After Nix finished loading hers After Nix had finished load her pots. 
Belinda loading Belinda loading some glaze test bowls. She also is responsible for the large spotty hand-built pot that appears on the right hand top.
Bill inspecting the end of the day's loading. Almost finished loading now, Sarah's now in, with Birgit's and Richard's.
There are a couple of pieces just shoved in the kiln out of the way before going home, which may or may not make the final pack. Just a couple more potters' to squeeze in, then perhaps a few more of Bill's to top it up!?
Almost fully loaded Almost fully loaded.
Jess's pots and heads.
Linda's kiln godess duck looking down on the rest of the kiln.
Dale's mugs.
The last of Nix's medium bowls.
A few of Bill's ice-cream bowls and mugs.
Space left for Lottie's last minute packing of mugs and cups, with a few of her father's pieces to fill any gaps at the top.
loaded Fully loaded, with a few of Pam's and Lottie's mugs, topped off with Steve's head on its side and a couple of Bill's larger mortaria.
bricked up The chamber door all bricked up, with spyhole door brick and thermocouple pockets inserted. Ceramic fibre was used to pad the gap at the top between the door bricks and the arch roof behind. The some more fibre was wrapped in aluminium foil and placed along the top, weighted down with bricks to further seal the join. That cut down the flames leaking from that area, but something similar is needed on the back join at the top, where the flames came out even more than usual.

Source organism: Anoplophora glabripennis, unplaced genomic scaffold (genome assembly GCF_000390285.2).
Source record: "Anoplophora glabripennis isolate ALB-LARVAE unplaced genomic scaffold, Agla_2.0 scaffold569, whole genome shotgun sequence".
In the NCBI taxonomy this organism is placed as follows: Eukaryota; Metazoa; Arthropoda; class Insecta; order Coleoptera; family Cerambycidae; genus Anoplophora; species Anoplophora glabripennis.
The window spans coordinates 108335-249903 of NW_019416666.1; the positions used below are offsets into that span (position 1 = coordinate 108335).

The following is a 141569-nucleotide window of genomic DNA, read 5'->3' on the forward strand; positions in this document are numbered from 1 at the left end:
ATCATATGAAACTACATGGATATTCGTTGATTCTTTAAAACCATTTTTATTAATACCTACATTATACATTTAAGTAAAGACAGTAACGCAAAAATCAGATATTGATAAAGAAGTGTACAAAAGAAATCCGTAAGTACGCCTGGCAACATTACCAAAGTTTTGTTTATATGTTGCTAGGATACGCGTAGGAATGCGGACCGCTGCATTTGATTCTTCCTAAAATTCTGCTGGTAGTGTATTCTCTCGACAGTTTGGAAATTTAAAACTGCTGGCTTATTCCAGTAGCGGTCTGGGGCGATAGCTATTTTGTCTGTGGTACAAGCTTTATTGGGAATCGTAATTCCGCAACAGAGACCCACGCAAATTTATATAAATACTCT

Firing Kiln -

Nix contemplating Nix at 8am, inspecting and contemplating.
digital lie The digital thermometer and thermocouples were misbehaving. The lower t/c was mis-reading, by 8.45am it was reading over 1000C - clearly wrong, although Richard was sent this image to see if he would believe we were that ahead of schedule!?
Nix had already failed the spot test of setting up the system, by getting a plug upside down, which gave a reading of minus 190C at the top.
The final digital reading was 1175C after the cone 8 had gone over, so 90C out of calibration.
The read team The Ladies Red Stoking Team, who looked after the kiln stoking for the morning and afternoon.
They raised the temperature from Bill's overnight  achievement of 700C to 1000C by 2pm, then it stuck at about 1070C until 5pm.
ageing hippies Meanwhile the ageing hippies looked on....
eating cake ... and ate cake!
Birgit stoking Birgit carried on stoking.
This firebox was flaming a lot around the edges when stoked, probably the slight breeze was blowing back.
Steve stoking Steve was allowed to do some stoking, mainly so we had someone to blame for the lack of temperature rise!
He also acted as tour guide for visiting potters.
top flame A close up of the flame coming out of the top of the kiln at the back.
This flame indicated stoking had just happened, when it died down more stoking was allowed.
It is caused by a positive pressure within the chamber, as the wood burns it produces a cloud of vapour, which increases the pressure. The chimney is not pulling enough to suck all of that away quickly.